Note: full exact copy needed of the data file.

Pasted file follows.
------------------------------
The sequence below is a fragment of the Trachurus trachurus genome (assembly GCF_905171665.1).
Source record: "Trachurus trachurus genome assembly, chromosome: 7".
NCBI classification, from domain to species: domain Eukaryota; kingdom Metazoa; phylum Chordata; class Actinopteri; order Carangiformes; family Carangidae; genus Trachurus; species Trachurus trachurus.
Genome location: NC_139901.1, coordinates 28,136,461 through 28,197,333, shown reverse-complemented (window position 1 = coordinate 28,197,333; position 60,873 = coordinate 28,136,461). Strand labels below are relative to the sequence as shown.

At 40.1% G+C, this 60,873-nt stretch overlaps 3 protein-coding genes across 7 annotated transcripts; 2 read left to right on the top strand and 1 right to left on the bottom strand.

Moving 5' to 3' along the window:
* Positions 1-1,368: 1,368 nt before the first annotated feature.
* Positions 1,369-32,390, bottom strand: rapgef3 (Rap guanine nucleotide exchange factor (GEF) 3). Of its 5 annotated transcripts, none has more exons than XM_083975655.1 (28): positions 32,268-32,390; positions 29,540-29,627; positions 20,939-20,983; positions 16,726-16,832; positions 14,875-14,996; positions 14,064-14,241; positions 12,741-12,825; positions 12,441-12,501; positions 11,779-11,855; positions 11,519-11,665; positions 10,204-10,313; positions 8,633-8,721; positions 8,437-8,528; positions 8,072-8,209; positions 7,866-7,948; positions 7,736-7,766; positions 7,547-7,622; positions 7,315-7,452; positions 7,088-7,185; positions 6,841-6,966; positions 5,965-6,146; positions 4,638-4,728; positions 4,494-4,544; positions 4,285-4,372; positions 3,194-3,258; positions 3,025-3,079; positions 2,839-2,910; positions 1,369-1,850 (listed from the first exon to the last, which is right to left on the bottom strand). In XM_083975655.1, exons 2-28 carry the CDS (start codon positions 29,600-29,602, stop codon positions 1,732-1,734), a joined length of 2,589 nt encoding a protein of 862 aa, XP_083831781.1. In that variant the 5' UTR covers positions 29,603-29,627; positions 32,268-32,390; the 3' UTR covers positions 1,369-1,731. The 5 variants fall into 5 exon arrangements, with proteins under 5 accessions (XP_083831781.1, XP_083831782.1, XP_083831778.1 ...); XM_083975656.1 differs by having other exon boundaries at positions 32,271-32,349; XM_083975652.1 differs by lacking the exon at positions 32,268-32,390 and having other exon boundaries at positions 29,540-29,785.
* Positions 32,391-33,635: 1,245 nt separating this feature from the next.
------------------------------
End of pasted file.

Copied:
The sequence below is a fragment of the Trachurus trachurus genome (assembly GCF_905171665.1).
Source record: "Trachurus trachurus genome assembly, chromosome: 7".
NCBI classification, from domain to species: domain Eukaryota; kingdom Metazoa; phylum Chordata; class Actinopteri; order Carangiformes; family Carangidae; genus Trachurus; species Trachurus trachurus.
Genome location: NC_139901.1, coordinates 28,136,461 through 28,197,333, shown reverse-complemented (window position 1 = coordinate 28,197,333; position 60,873 = coordinate 28,136,461). Strand labels below are relative to the sequence as shown.

At 40.1% G+C, this 60,873-nt stretch overlaps 3 protein-coding genes across 7 annotated transcripts; 2 read left to right on the top strand and 1 right to left on the bottom strand.

Moving 5' to 3' along the window:
* Positions 1-1,368: 1,368 nt before the first annotated feature.
* Positions 1,369-32,390, bottom strand: rapgef3 (Rap guanine nucleotide exchange factor (GEF) 3). Of its 5 annotated transcripts, none has more exons than XM_083975655.1 (28): positions 32,268-32,390; positions 29,540-29,627; positions 20,939-20,983; positions 16,726-16,832; positions 14,875-14,996; positions 14,064-14,241; positions 12,741-12,825; positions 12,441-12,501; positions 11,779-11,855; positions 11,519-11,665; positions 10,204-10,313; positions 8,633-8,721; positions 8,437-8,528; positions 8,072-8,209; positions 7,866-7,948; positions 7,736-7,766; positions 7,547-7,622; positions 7,315-7,452; positions 7,088-7,185; positions 6,841-6,966; positions 5,965-6,146; positions 4,638-4,728; positions 4,494-4,544; positions 4,285-4,372; positions 3,194-3,258; positions 3,025-3,079; positions 2,839-2,910; positions 1,369-1,850 (listed from the first exon to the last, which is right to left on the bottom strand). In XM_083975655.1, exons 2-28 carry the CDS (start codon positions 29,600-29,602, stop codon positions 1,732-1,734), a joined length of 2,589 nt encoding a protein of 862 aa, XP_083831781.1. In that variant the 5' UTR covers positions 29,603-29,627; positions 32,268-32,390; the 3' UTR covers positions 1,369-1,731. The 5 variants fall into 5 exon arrangements, with proteins under 5 accessions (XP_083831781.1, XP_083831782.1, XP_083831778.1 ...); XM_083975656.1 differs by having other exon boundaries at positions 32,271-32,349; XM_083975652.1 differs by lacking the exon at positions 32,268-32,390 and having other exon boundaries at positions 29,540-29,785.
* Positions 32,391-33,635: 1,245 nt separating this feature from the next.